Margiela’s loyal following extends far beyond its inherent luxe-seeking fashion know-how. Shoppers can always expect to find something for every occasion, and that it will fit and have lovely discrete details. Margiela has a similarly uncompromising vocabulary that Helmut Lang did during the ’90s and his departure from design is still being lamented in fashion circles. Will Margiela be the next name fashion purists pine longingly for?
During Paris Fashion Week last season, we couldn’t help but ask a boutique worker about the designer’s continuing relationship with the label. Obviously no stranger to this question, the employee simply said that he knew nothing of the rumors, and as far as he was concerned, he was still working. When we presented the same question at the flagship store back in New York, we received a similarly vague answer.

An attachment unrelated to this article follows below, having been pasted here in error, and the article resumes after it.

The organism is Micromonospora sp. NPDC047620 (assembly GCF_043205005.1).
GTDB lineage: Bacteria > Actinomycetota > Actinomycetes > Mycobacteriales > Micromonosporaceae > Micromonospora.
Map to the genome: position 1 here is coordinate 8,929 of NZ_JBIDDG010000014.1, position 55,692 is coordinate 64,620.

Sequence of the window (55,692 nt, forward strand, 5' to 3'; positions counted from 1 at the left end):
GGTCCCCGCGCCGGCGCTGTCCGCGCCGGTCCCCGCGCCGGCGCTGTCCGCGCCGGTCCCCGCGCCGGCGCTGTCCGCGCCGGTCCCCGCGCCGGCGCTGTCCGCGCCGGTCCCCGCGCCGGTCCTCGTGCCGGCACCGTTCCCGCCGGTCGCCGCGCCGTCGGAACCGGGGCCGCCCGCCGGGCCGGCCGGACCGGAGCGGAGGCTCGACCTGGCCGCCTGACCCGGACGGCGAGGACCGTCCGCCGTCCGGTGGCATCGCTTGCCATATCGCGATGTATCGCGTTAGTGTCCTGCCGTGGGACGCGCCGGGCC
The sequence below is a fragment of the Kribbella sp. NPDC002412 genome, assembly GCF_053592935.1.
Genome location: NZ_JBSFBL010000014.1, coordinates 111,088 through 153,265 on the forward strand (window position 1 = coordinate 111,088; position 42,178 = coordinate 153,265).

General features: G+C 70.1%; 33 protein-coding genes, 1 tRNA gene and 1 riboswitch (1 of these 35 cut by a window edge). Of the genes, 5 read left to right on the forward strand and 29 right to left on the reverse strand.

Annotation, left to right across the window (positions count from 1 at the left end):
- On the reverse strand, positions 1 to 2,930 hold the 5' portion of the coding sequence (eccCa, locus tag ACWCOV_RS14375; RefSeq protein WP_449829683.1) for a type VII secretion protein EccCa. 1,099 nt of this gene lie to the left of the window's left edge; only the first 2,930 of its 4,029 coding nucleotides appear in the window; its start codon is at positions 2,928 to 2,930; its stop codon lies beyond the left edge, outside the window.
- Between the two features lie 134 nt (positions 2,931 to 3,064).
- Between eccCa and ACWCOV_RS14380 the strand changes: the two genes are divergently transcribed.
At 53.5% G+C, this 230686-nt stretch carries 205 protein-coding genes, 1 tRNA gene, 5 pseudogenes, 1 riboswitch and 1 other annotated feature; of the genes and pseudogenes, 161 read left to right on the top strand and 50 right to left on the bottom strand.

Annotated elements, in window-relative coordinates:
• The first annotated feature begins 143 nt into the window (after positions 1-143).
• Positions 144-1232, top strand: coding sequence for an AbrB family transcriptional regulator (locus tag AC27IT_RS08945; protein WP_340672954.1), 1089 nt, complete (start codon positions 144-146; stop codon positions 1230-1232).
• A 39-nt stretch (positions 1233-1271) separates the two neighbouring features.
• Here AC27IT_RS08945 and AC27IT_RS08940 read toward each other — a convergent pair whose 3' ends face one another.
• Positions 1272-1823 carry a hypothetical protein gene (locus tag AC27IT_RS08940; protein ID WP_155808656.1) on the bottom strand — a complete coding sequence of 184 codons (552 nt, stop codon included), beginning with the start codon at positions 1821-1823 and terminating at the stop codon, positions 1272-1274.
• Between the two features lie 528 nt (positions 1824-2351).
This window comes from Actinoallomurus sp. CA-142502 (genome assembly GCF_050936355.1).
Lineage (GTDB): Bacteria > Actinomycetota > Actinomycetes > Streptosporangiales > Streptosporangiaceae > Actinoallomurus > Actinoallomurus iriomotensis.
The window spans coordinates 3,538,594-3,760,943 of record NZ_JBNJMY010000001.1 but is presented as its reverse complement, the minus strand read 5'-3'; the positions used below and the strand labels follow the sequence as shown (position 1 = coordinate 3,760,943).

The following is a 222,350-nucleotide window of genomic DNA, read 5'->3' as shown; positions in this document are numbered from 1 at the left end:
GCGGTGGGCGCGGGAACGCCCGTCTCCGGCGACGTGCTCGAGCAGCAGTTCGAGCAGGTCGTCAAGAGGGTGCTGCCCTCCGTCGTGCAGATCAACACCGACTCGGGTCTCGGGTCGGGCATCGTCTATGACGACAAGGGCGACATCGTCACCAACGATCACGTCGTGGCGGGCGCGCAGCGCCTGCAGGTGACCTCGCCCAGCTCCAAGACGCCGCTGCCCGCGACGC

Several phone calls and a few face-to-face conversations later, we gained some more intimate insight. According to our source, Margiela and his Italian sales agent had created a pact very early on that if one left the company then the other would follow. Given Margiela’s vocal dissatisfaction with Diesel’s marketing approach and commercial distribution, it seems clear that the two are taking joint steps away from each other. As a follow up to this conversation, we were in contact with a designer of one of the numerous Margiela sub-brands, who simply stated: “He has not been present since last season.” Any lingering ambiguities were compounded when rumors spread that Diesel had started to interview candidates such as Raf Simons and Haider Ackermann for the position.
Change is clearly visible at store level, but a shift has been apparent in the quality of the products since the partnership with Diesel began: the amazing wool and cotton zip-front sweaters are no longer the weight of a vintage military cloak, the cut of the t-shirts went from interesting to extremely basic and banal. What’s more, Margiela showed furniture and interior prototypes at the Salone Del Mobile that exuded a mass production treatment of the usual artisan pieces. The mystery is not yet solved, but given the visible signs and ongoing rumor mill, it seems increasingly likely that the label’s dear namesake is gone.